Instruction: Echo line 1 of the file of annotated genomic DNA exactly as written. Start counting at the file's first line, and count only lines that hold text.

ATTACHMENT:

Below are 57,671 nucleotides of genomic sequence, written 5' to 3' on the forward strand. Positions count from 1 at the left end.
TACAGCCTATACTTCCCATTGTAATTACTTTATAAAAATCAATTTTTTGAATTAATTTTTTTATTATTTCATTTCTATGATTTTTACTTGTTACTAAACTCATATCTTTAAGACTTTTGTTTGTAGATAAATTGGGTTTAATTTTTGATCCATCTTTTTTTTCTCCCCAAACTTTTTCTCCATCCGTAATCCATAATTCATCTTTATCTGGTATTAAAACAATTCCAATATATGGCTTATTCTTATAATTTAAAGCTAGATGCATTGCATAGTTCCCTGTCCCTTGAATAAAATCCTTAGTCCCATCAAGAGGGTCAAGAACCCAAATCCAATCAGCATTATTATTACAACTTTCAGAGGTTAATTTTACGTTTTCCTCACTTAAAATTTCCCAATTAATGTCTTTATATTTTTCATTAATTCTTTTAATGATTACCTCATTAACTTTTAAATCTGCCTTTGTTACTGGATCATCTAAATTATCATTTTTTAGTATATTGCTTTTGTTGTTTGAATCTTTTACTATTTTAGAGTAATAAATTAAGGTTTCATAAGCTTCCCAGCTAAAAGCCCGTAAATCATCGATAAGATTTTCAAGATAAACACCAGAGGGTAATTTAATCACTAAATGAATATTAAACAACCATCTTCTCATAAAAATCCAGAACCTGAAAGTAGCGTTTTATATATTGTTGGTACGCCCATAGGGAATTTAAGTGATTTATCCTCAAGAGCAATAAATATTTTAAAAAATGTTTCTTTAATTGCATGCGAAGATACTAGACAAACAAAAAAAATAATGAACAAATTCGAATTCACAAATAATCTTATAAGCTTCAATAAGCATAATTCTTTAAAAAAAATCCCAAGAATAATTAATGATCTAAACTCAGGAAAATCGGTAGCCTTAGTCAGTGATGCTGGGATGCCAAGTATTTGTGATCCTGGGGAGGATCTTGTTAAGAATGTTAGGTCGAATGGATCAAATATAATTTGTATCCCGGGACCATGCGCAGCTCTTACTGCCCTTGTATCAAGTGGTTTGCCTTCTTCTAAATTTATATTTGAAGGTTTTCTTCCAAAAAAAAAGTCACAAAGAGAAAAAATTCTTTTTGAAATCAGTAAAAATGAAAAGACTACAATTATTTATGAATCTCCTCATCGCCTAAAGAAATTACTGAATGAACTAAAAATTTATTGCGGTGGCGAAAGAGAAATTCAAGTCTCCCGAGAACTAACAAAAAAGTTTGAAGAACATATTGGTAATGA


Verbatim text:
Below are 57,671 nucleotides of genomic sequence, written 5' to 3' on the forward strand. Positions count from 1 at the left end.